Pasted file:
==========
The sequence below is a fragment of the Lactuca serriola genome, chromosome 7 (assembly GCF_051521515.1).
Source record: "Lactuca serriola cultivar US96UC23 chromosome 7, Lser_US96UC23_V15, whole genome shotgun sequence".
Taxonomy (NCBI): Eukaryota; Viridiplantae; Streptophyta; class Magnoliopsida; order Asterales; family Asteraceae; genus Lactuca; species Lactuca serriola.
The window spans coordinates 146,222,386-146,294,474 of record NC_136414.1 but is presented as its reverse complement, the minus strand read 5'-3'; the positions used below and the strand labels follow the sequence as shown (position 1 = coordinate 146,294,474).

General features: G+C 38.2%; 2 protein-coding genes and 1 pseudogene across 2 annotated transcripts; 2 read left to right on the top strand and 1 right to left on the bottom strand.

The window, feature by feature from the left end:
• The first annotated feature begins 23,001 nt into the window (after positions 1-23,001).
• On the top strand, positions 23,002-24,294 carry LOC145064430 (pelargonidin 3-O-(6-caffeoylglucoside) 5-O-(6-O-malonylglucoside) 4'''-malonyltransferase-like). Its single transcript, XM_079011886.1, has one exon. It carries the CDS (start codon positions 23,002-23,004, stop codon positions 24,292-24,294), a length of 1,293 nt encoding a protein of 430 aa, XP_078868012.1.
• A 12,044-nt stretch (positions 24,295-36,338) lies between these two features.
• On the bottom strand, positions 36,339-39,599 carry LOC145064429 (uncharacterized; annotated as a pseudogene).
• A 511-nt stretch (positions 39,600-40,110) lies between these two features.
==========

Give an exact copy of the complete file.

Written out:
The sequence below is a fragment of the Lactuca serriola genome, chromosome 7 (assembly GCF_051521515.1).
Source record: "Lactuca serriola cultivar US96UC23 chromosome 7, Lser_US96UC23_V15, whole genome shotgun sequence".
Taxonomy (NCBI): Eukaryota; Viridiplantae; Streptophyta; class Magnoliopsida; order Asterales; family Asteraceae; genus Lactuca; species Lactuca serriola.
The window spans coordinates 146,222,386-146,294,474 of record NC_136414.1 but is presented as its reverse complement, the minus strand read 5'-3'; the positions used below and the strand labels follow the sequence as shown (position 1 = coordinate 146,294,474).

General features: G+C 38.2%; 2 protein-coding genes and 1 pseudogene across 2 annotated transcripts; 2 read left to right on the top strand and 1 right to left on the bottom strand.

The window, feature by feature from the left end:
• The first annotated feature begins 23,001 nt into the window (after positions 1-23,001).
• On the top strand, positions 23,002-24,294 carry LOC145064430 (pelargonidin 3-O-(6-caffeoylglucoside) 5-O-(6-O-malonylglucoside) 4'''-malonyltransferase-like). Its single transcript, XM_079011886.1, has one exon. It carries the CDS (start codon positions 23,002-23,004, stop codon positions 24,292-24,294), a length of 1,293 nt encoding a protein of 430 aa, XP_078868012.1.
• A 12,044-nt stretch (positions 24,295-36,338) lies between these two features.
• On the bottom strand, positions 36,339-39,599 carry LOC145064429 (uncharacterized; annotated as a pseudogene).
• A 511-nt stretch (positions 39,600-40,110) lies between these two features.